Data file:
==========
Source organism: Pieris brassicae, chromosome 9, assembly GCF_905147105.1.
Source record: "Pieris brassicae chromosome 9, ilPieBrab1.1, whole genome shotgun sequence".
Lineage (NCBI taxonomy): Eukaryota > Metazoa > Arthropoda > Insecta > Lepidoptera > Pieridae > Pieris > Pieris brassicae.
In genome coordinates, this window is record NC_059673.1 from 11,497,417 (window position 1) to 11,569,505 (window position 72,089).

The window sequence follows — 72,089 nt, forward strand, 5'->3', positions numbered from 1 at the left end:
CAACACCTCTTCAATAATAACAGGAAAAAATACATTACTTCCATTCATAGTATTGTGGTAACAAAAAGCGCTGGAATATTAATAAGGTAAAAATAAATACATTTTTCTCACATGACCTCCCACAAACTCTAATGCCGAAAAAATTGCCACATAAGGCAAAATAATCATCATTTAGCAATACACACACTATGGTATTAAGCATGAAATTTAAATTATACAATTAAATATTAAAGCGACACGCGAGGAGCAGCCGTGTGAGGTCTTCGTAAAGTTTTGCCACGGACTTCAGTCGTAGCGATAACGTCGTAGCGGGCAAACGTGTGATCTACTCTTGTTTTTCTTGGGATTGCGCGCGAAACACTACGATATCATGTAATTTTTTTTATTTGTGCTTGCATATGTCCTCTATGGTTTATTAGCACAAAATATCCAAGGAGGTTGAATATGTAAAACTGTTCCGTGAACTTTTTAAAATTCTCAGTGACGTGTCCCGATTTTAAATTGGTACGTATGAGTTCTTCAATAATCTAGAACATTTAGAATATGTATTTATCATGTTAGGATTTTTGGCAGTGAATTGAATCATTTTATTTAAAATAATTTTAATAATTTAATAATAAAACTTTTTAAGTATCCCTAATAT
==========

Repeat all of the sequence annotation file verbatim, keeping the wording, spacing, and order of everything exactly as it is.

Source organism: Pieris brassicae, chromosome 9, assembly GCF_905147105.1.
Source record: "Pieris brassicae chromosome 9, ilPieBrab1.1, whole genome shotgun sequence".
Lineage (NCBI taxonomy): Eukaryota > Metazoa > Arthropoda > Insecta > Lepidoptera > Pieridae > Pieris > Pieris brassicae.
In genome coordinates, this window is record NC_059673.1 from 11,497,417 (window position 1) to 11,569,505 (window position 72,089).

The window sequence follows — 72,089 nt, forward strand, 5'->3', positions numbered from 1 at the left end:
CAACACCTCTTCAATAATAACAGGAAAAAATACATTACTTCCATTCATAGTATTGTGGTAACAAAAAGCGCTGGAATATTAATAAGGTAAAAATAAATACATTTTTCTCACATGACCTCCCACAAACTCTAATGCCGAAAAAATTGCCACATAAGGCAAAATAATCATCATTTAGCAATACACACACTATGGTATTAAGCATGAAATTTAAATTATACAATTAAATATTAAAGCGACACGCGAGGAGCAGCCGTGTGAGGTCTTCGTAAAGTTTTGCCACGGACTTCAGTCGTAGCGATAACGTCGTAGCGGGCAAACGTGTGATCTACTCTTGTTTTTCTTGGGATTGCGCGCGAAACACTACGATATCATGTAATTTTTTTTATTTGTGCTTGCATATGTCCTCTATGGTTTATTAGCACAAAATATCCAAGGAGGTTGAATATGTAAAACTGTTCCGTGAACTTTTTAAAATTCTCAGTGACGTGTCCCGATTTTAAATTGGTACGTATGAGTTCTTCAATAATCTAGAACATTTAGAATATGTATTTATCATGTTAGGATTTTTGGCAGTGAATTGAATCATTTTATTTAAAATAATTTTAATAATTTAATAATAAAACTTTTTAAGTATCCCTAATAT